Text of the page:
Pathfinder – supplying Australian made, innovative, reliable cutting room technology to world markets

Under the flight path of Melbourne’s Tullamarine Airport is precision engineering firm, Pathfinder Cutting Technology - a specialist manufacturer of CNC machinery for flexible materials.

Written by Kerryn Caulfield, Executive Director of Composites Australia Inc.

Co-founding Directors, John Hollo and Ross Kaigg formed the company in 1996 in a marketplace that was dominated by international firms including Gerber and Lectra, who had decades of experience and global market penetration. From the beginning, the partners realised that their point of difference would come from the development of technologies that require very low maintenance and eliminated high operational costs.

“The expensive maintenance contracts whereby machinery suppliers rely on service, spare parts and maintenance for post commission income is less of an option for us down under” says co-founder John Hollo. “We build machines to last so that our customers are self-sufficient. Our focus has always been on next generation technologies for new and emerging markets.”

That approach has proven to be a winner and now twenty two years later, Pathfinder has customers around the world with sales/support offices and distributorships in 13 countries.
The company’s customer list and product range continues to expand and diversify and now includes some of the world’s most advanced manufacturing firms in aerospace, automotive, rail, marine and defence.

According to John, a major factor in Pathfinders’ continued success is “that manufacturers in all sectors are under pressure to find technology solutions to optimise material usage and lower reliance on skilled labour”. To that end, the company has developed 16 multi-ply variants and 12 single ply models which can be optioned up to nearly 300 configurations to suit very specific end applications.

Wayne Walker, Operations Manager for Pathfinder maintains that “Carbon fibre, fibreglass, and Kevlar® fibres are harsh on traditional cutting equipment. Minimising fibreglass dust and contamination, while achieving a finished piece free of distortion, burring, or the harsh damaged edges by investing in advanced cutting equipment is a cost effective solution.”


Nesting – the process of laying out cutting patterns to maximise usage and minimise the raw material waste – is done by algorithms programmed into the CAD CAM software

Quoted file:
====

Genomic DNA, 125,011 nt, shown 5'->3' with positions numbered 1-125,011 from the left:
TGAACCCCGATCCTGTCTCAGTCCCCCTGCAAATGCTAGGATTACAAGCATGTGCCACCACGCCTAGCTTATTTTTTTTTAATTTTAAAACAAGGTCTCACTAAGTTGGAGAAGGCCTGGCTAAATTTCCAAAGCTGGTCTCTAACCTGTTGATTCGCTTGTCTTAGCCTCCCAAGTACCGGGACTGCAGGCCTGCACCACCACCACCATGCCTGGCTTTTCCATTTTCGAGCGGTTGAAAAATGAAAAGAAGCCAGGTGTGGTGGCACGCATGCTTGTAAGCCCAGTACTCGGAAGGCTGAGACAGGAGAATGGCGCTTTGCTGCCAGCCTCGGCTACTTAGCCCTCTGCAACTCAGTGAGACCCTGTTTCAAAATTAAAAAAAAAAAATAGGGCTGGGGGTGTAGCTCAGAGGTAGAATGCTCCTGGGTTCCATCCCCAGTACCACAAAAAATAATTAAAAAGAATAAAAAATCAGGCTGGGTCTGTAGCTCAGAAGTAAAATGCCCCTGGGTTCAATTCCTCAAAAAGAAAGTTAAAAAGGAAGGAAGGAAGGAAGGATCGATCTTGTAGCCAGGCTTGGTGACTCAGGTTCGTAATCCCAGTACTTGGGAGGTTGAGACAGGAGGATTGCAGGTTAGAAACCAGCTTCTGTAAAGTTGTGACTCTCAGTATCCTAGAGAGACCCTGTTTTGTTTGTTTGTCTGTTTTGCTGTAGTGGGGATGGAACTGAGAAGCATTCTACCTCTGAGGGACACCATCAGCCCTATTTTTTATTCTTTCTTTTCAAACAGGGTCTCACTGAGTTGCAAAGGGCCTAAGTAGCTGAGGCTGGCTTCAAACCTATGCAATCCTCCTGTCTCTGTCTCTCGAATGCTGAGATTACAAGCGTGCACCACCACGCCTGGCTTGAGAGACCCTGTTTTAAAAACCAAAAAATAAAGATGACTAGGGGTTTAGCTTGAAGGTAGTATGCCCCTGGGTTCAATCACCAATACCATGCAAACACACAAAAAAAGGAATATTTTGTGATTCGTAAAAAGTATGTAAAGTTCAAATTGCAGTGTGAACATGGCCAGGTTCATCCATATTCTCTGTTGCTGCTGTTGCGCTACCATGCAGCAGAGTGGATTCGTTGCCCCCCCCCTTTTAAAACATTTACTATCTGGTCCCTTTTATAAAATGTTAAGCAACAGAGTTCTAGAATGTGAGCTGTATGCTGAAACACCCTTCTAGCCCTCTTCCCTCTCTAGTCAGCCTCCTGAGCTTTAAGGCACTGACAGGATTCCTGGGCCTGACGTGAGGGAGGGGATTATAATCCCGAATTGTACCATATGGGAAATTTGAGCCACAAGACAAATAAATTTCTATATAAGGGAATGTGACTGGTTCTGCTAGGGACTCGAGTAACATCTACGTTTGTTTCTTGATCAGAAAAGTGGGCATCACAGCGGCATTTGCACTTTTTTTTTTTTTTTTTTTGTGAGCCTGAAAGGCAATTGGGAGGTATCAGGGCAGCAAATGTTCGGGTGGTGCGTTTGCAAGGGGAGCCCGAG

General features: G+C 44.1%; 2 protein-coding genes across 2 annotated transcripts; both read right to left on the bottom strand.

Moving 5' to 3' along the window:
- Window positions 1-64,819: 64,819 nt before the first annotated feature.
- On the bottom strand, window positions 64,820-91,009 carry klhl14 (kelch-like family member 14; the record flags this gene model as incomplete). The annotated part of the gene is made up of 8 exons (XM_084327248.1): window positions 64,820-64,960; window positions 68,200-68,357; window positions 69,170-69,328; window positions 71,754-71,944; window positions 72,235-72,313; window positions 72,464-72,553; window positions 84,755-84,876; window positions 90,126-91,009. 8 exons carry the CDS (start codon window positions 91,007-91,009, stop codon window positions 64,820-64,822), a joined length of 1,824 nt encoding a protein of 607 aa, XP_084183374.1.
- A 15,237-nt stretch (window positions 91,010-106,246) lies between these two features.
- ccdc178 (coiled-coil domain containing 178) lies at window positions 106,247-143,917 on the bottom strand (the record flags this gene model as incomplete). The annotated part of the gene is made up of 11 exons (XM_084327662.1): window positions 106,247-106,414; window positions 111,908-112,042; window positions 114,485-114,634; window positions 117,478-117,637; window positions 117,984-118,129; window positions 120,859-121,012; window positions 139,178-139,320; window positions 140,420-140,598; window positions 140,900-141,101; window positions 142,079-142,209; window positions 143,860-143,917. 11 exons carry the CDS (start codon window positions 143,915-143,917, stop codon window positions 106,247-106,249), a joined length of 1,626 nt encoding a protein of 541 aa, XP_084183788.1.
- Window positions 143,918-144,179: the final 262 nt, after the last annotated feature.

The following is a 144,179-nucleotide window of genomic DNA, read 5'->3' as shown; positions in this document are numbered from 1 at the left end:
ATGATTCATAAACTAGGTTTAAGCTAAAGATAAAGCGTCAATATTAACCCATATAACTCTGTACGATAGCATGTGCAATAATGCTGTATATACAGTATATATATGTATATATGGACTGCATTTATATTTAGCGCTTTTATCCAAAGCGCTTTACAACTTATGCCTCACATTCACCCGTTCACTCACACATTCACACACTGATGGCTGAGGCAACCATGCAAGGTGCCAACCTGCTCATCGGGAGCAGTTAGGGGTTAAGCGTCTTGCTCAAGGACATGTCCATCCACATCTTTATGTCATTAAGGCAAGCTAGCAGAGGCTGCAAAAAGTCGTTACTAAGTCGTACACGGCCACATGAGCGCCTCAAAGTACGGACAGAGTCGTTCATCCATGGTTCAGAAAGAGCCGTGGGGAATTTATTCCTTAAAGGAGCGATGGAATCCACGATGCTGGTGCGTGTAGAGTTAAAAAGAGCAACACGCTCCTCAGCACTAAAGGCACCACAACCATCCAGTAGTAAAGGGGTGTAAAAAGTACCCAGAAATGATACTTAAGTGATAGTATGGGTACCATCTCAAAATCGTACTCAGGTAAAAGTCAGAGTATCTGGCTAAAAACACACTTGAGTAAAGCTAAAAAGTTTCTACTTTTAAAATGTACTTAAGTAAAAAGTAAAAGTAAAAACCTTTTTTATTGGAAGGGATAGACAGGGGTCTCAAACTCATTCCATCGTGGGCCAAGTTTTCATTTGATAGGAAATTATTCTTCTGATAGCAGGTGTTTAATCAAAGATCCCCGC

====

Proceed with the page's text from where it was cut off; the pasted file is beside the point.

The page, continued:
L to R: John Hollo with Bruce Abraham (Hanes Aust COO) and Ross Kaigg with a Pathfinder K-Series cutter after 20 years of operation

The full power of automated cutting systems are realised through nesting and kitting functions resident in the software that drives the cutters. Computerised nesting of shapes, rather than marking out templates by hand which can consume days, eliminates error and imprecision. Ply placement or fibre direction is also considered within the nest to ensure accurate fibre orientation and integrity.

Ancillary Equipment

Pathfinder also manufactures a range of spreading; roll feeding and conveyorised tables that are synchronised to the cutting machine. This enables markers of virtually unlimited length to be processed while requiring a very small footprint on the factory floor. All roll feeding devices and conveyor tables are fitted with unwind/ rewind control which dramatically simplifies roll handling. Considering OH&S standards, the company has a range of semi-automatic and fully-automatic spreaders that enable a single operator to handle rolls weighing up to 120kg and deliver aligned, tension free material to the cutting machine.


For a company based in Melbourne, the tyranny of distance is a limiting factor when servicing machines in overseas markets. Pathfinder’s remote monitoring service maximises machine uptime and productivity, by enabling service and support professionals based in Tullamarine to diagnose and fix issues in real time via a secure internet connection to manufacturers all over the world.

Wayne maintains that “Innovative reliable cutting room technology, with fewer moving parts and thus less-frequent replacement of worn parts, composite manufacturers can profitably compete with lightweight metals process competitors.”

This article first appeared in: Connection Magazine Issue 50: July, 2019